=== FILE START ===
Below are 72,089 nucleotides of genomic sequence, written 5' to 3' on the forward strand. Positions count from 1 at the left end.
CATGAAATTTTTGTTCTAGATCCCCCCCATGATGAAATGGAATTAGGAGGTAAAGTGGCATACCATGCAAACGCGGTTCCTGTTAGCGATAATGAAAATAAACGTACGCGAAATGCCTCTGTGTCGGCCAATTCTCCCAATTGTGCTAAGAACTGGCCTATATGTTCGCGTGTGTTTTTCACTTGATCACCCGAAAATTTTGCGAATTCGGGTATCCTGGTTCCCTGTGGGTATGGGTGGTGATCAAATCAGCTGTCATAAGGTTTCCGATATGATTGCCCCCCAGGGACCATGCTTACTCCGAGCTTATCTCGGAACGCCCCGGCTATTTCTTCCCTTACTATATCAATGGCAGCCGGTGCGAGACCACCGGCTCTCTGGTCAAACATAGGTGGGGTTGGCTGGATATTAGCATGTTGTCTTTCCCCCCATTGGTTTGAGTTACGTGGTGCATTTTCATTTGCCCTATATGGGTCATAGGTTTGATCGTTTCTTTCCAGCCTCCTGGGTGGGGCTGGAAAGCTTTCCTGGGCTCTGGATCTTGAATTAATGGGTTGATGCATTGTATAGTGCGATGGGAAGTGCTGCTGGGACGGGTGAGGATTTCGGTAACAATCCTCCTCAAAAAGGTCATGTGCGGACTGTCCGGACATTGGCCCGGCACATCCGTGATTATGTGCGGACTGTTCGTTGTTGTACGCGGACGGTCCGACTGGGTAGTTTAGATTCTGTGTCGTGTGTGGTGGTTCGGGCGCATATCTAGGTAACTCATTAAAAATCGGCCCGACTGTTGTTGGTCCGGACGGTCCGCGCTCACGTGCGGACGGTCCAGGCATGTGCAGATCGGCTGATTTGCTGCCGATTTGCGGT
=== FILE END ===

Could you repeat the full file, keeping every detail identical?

Below are 72,089 nucleotides of genomic sequence, written 5' to 3' on the forward strand. Positions count from 1 at the left end.
CATGAAATTTTTGTTCTAGATCCCCCCCATGATGAAATGGAATTAGGAGGTAAAGTGGCATACCATGCAAACGCGGTTCCTGTTAGCGATAATGAAAATAAACGTACGCGAAATGCCTCTGTGTCGGCCAATTCTCCCAATTGTGCTAAGAACTGGCCTATATGTTCGCGTGTGTTTTTCACTTGATCACCCGAAAATTTTGCGAATTCGGGTATCCTGGTTCCCTGTGGGTATGGGTGGTGATCAAATCAGCTGTCATAAGGTTTCCGATATGATTGCCCCCCAGGGACCATGCTTACTCCGAGCTTATCTCGGAACGCCCCGGCTATTTCTTCCCTTACTATATCAATGGCAGCCGGTGCGAGACCACCGGCTCTCTGGTCAAACATAGGTGGGGTTGGCTGGATATTAGCATGTTGTCTTTCCCCCCATTGGTTTGAGTTACGTGGTGCATTTTCATTTGCCCTATATGGGTCATAGGTTTGATCGTTTCTTTCCAGCCTCCTGGGTGGGGCTGGAAAGCTTTCCTGGGCTCTGGATCTTGAATTAATGGGTTGATGCATTGTATAGTGCGATGGGAAGTGCTGCTGGGACGGGTGAGGATTTCGGTAACAATCCTCCTCAAAAAGGTCATGTGCGGACTGTCCGGACATTGGCCCGGCACATCCGTGATTATGTGCGGACTGTTCGTTGTTGTACGCGGACGGTCCGACTGGGTAGTTTAGATTCTGTGTCGTGTGTGGTGGTTCGGGCGCATATCTAGGTAACTCATTAAAAATCGGCCCGACTGTTGTTGGTCCGGACGGTCCGCGCTCACGTGCGGACGGTCCAGGCATGTGCAGATCGGCTGATTTGCTGCCGATTTGCGGT